Sweet move to bottle water for Sunshine Sugar
SUNSHINE Sugar is branching out to tap into the bottled water market with a new line of products announced last week.
Using Australian award-winning technology, Sunshine Sugar will soon be producing botanical drinking water captured from condensed water vapour from the sugar milling process.
Sunshine Sugar chief executive Chris Connors said the company had entered into an agreement with AquaBotanical to install its equipment and technology to capture potable water.
"The sugar cane plant is made up of well over 60 per cent moisture, which means harnessing that water has significant benefits for the environment and community, and fits seamlessly in to the AquaBotanical process," Mr Connors said.
"This project is another part of our diversification program, which is targeting the sustainability of our industry and growers. It follows on the heels of our low GI sugar, which is developing strongly.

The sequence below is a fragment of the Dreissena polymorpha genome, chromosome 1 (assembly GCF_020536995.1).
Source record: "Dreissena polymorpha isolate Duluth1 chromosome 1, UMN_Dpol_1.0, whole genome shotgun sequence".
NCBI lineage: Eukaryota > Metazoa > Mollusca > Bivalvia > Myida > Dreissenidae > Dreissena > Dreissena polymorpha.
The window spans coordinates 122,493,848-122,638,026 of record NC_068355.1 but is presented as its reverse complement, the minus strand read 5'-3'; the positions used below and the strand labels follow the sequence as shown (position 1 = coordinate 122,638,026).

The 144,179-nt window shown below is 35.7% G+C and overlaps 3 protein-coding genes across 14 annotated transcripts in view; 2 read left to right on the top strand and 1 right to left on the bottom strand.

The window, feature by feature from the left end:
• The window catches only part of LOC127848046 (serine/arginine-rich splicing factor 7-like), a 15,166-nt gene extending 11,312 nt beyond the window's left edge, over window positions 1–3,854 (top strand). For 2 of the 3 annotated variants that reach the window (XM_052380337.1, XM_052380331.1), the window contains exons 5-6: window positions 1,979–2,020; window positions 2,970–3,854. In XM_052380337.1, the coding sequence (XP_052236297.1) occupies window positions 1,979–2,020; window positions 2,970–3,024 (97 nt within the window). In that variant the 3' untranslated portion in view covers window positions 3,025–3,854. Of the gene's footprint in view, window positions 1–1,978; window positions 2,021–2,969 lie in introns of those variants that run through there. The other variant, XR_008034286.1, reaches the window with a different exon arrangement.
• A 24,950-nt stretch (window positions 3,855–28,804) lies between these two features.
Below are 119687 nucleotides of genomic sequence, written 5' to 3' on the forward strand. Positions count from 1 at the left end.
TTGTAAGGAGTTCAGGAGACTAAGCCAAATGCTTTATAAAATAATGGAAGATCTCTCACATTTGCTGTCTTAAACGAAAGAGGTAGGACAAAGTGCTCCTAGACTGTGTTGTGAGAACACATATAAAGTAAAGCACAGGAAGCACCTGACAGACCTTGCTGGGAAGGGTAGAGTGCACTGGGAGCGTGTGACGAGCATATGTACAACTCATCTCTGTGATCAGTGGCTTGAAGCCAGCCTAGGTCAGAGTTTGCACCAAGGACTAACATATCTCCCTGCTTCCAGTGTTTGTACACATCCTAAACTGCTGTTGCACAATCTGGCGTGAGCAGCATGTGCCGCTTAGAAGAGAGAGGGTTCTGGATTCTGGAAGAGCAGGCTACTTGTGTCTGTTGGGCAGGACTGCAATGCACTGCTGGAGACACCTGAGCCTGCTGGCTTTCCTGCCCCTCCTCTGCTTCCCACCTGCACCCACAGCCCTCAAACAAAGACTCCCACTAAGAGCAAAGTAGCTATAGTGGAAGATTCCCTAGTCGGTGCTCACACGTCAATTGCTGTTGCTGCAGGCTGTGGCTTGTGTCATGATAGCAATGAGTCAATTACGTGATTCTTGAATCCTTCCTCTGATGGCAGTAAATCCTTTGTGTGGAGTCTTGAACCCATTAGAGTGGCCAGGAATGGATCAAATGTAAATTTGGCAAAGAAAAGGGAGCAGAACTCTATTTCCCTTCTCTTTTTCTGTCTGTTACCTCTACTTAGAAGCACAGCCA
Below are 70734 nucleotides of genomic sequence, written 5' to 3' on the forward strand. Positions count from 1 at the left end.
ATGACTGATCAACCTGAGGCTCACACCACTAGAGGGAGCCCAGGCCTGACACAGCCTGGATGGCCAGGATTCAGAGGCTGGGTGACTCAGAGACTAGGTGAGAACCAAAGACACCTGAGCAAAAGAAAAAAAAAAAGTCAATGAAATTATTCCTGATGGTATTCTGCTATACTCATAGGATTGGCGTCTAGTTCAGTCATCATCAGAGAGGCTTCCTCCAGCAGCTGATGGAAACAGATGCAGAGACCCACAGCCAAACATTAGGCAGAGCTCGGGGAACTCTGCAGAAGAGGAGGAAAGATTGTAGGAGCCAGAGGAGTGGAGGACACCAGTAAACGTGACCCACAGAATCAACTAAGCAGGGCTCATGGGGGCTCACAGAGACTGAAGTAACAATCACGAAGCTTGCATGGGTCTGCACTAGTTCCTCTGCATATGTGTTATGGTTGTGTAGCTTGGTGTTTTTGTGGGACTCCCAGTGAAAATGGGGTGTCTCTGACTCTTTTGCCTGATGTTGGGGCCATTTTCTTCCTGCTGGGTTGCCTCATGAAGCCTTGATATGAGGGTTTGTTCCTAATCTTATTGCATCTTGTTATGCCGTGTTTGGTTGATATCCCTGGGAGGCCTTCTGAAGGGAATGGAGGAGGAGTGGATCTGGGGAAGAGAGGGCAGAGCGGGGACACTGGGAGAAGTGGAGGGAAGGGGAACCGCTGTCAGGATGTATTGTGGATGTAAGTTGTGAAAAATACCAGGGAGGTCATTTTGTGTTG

"This partnership delivers returns on not just financial, but also environmental and social benefits to our industry and our communities of the Northern Rivers."
AquaBotantical executive chairman Terry Paule said the company's proven track record in producing drinking water from fruit and vegetables along with growing concern over the impacts of tapping into groundwater reserves were drivers for the partnership.
"With water being Earth's most precious resource and sugar cane being a renewable source of water as well as food, fibre and fuel, it made good sense for us to explore the potential of this opportunity," he said.
The bottled water market in Australia is growing. It already generates more than $700 million annually, driven largely by consumer preference for convenience and health consciousness.
Mr Connors said an added benefit of working with a world-class organisation in AquaBotanical was the bottling of its products in glass that was fully recyclable.